The text below was written in 2001. Since that time, much has happened in the development of theory, algorithms, and software for free material optimization, in particular in the EU FP6 project PLATO-N. Some of this has been summarized in the following papers.
Optimization of structures is traditionally performed through the variation of sizing variables (e.g., thicknesses of bars in a truss) and shape variables (e.g., splines defining the boundary of a body). With the appearance of composites and other advanced man-made materials it has been natural to extend this variation to the material choice itself. Recent years have witnessed increasing development of mathematical methods for the "generalized'' optimum design problem. These methods, usually called topology or material optimization methods, aim at designing of shape and topology of elastic body as well as its material properties. This development started in the 1980s by a series of theoretical articles on relaxation (Allaire-Kohn) and homogenization (Bendsøe) methods and their potential application in optimum design. The interest of engineers was stimulated by the pioneering paper by Bendsøe and Kikuchi who introduced a numerical technique based on the homogenization method, and showed a practical usefulness of the previously developed theoretical methods. Since then, many approaches and techniques have been developed for an overview, see, e.g., Allaire-Kohn or Bendsøe and the references therein.
Promising start was followed by a slight disillusion, though. The above methods usually result in (approximation of) an optimal, typically two-layered material, which may vary from point to point and which is be difficult to manufacture. Parts of the body, where the material disappears, are interpreted as voids. The interpretation of the results in the rest of the body is often unclear, though. These results typically include an information on some sort of density of the material at each point. For instance, it isa ratio of the given material and void in a microscopic cell, i.e., a number varying from zero to one. But there is more information available, for instance, the way how the material is organized in this micro-cell, if it forms sort of (micro)layers and under which angle. This additional information is, however, often ignored. Most of the resent approaches tend to interpret only the density information in the zero-one (material-no material) sense.Consequently, these approaches try to minimize the regions with density values between zero and one, either directly in the model or by some kind of post-processing. These techniques go, in our opinion, against the spirit of material optimization: It is known that there is no zero-one solution to the generalized optimum design problem.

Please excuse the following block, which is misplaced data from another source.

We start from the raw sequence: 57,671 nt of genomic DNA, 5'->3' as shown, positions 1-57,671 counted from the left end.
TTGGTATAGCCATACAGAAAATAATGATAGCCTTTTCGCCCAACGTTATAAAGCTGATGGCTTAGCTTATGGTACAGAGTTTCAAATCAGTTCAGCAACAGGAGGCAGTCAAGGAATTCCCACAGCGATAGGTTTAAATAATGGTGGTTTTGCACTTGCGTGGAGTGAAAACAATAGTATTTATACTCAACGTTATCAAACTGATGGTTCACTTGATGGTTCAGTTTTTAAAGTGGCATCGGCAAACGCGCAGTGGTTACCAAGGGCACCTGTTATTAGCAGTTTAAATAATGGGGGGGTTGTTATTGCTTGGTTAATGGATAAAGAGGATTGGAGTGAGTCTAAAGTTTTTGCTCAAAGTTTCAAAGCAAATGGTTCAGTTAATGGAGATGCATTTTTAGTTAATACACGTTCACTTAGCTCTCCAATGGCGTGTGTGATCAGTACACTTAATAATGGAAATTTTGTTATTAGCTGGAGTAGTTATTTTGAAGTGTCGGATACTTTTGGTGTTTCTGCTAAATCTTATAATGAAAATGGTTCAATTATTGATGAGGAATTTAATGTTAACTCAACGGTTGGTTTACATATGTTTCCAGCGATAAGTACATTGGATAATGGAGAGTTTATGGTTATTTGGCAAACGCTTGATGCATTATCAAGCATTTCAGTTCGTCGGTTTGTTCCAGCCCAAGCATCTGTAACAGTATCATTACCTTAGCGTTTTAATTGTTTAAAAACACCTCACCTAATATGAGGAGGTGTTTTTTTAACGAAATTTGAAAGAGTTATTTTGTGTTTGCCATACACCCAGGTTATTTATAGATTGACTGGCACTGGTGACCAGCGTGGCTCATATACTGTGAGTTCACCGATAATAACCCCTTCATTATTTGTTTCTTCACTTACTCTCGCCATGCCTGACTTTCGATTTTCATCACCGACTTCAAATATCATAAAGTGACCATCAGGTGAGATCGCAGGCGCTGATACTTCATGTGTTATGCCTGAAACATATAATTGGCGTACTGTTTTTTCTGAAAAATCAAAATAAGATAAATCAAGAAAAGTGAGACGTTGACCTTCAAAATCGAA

It is therefore important for full utilization of the material optimization techniques to use the complete information obtained in the results and, consequently, to make a step from conventional to advanced materials.
We have developed a collection of tools for conceptual structural design,called MOPED. The underlying model is the free material optimization (FMO) problem, introduced by Bendsøe et al. and later developed by Kocvara et al. and Zowe et al. Our aim is to optimize not only the distribution of material but also the material properties themselves. We are thus looking for the ultimately best structure among all possible elastic continua.